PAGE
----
Perhaps the most important consequence of Donald Trump’s presidency has been the federal judiciary’s rightward lurch.
As of April 1, he’d appointed a record 39 far-right judges to lifetime posts on the Supreme Court and federal circuit courts — more than half the number of circuit court judges confirmed during Obama’s entire eight-year presidency.
In fewer than two years, Trump’s narrow-minded, elitist judges have issued rulings that are incredibly damaging to Americans’ constitutional and civil rights. They’ve stripped women’s access to reproductive rights and health care, diminished workers’ rights to defend themselves against discrimination, and criminalized immigrants and other vulnerable communities.
Take reproductive rights. Just last month, the four Trump judges on the Sixth Circuit appellate court cast the deciding votes to uphold Ohio’s law barring Planned Parenthood from receiving state funding for important health care because it provides abortions with non-state funds.
One Republican-appointed judge lamented in her dissent that the ruling allows a state like Ohio to “leverage its funding to launch a thinly veiled attack on women’s rights.”
How about the rights of workers to be free from discrimination?
In 2014, then-58 year-old Dale Kleber was rejected from a job because he had more experience than the “no more than 7 years” the company specified. He sued for age bias. And in January 2019, it was four Trump-appointed judges on the Seventh Circuit who cast the deciding votes that older job applicants can’t challenge discriminatory hiring practices because of their discriminatory impact.
Their ruling was despite strong dissents, including one by a conservative judge appointed by President Reagan. Another dissenting judge noted that the majority was “closing its eyes to 50 years of history” of federal anti-discrimination law.
Then there’s the Supreme Court.
Earlier this year, Trump-appointed Justices Brett Kavanaugh and Neil Gorsuch cast the deciding votes in a 5-4 decision ruling that immigrants who’ve been released after committing minor crimes — as petty as illegally downloading music — can be indefinitely detained even years after their release pending possible deportation hearings.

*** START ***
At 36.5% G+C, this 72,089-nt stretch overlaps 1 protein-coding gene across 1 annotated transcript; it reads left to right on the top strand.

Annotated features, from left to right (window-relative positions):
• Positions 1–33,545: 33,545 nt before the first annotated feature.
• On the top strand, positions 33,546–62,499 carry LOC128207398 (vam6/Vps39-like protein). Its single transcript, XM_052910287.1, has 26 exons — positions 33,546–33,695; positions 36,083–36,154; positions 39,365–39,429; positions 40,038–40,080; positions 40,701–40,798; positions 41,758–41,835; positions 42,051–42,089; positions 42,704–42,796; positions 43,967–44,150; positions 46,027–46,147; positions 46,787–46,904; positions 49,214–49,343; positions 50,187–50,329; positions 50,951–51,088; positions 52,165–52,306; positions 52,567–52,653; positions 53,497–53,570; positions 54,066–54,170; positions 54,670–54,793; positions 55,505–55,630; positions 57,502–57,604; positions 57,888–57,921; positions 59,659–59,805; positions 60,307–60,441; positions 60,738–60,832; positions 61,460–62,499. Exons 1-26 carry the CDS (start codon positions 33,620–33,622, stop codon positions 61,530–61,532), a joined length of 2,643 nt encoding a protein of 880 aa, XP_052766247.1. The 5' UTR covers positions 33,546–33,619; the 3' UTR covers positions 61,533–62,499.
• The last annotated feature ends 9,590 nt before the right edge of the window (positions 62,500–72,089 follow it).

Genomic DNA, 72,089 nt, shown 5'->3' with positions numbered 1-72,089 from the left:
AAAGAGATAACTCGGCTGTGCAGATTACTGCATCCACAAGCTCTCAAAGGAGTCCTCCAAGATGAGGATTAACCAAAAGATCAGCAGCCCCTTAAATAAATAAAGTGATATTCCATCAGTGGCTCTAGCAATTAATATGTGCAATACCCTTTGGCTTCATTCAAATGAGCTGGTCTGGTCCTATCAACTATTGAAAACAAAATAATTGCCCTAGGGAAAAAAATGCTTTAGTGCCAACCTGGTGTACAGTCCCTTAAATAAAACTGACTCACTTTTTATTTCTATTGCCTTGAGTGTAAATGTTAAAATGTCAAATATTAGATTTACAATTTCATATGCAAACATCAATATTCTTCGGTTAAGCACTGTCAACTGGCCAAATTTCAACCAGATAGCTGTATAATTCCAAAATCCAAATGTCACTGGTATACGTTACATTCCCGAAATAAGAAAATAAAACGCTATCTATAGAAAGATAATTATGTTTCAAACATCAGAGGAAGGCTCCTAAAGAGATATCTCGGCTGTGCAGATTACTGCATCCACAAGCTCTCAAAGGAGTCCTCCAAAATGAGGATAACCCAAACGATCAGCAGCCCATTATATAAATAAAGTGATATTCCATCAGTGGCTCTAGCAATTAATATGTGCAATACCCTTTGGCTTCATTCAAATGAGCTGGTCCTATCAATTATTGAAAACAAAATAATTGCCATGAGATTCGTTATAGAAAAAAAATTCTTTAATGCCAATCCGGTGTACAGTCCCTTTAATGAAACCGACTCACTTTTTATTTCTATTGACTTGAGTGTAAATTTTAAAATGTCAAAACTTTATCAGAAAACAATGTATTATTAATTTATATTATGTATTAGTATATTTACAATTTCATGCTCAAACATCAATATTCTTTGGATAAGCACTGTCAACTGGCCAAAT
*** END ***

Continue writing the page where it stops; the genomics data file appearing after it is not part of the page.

The ruling applies to immigrants who’ve been in this country legally for decades.
As Justice Breyer explained, the decision means people can be detained for years, even though they may well never be deported at all. Breyer concluded that the ruling “will work serious harm” — not only to many immigrants, but also “to the principles for which American law has long stood.”
These are just three of dozens of rulings written or joined by Trump-appointed judges over the last two years that have endangered our rights. And Trump judges have made clear in their dissents in cases where they didn’t prevail that they’d do even more harm to Americans’ rights given the chance.
The right’s strategy for years has been to do exactly that.
Since his earliest days as president, Trump has been aided and abetted by Senate Majority Leader Mitch McConnell and extremist organizations like the Federalist Society, the Heritage Foundation, and the Judicial Crisis Network to fill the courts “with an army of conservative jurists.”
Why? Because they want a judiciary that protects corporations, the rich, and the powerful over the American people.
Well beyond his years in office, Trump’s judicial takeover will be among the most significant consequences of his presidency. Because these positions are lifetime, the rulings these judges have made — and will continue to make — dramatically shape our rights and daily lives.
Filling the country’s courts with far-right judges doesn’t just risk our liberties. It also risks a central tenet of our judiciary: impartiality.
Americans deserve judges who understand the impact the law has on all of us, and who value equality and justice for all. It’s time for us all to stand up and fight for fair-minded constitutionalists on our courts.
Elliot Mincberg is a senior fellow at People For the American Way and a former chief oversight counsel for the House Judiciary Committee.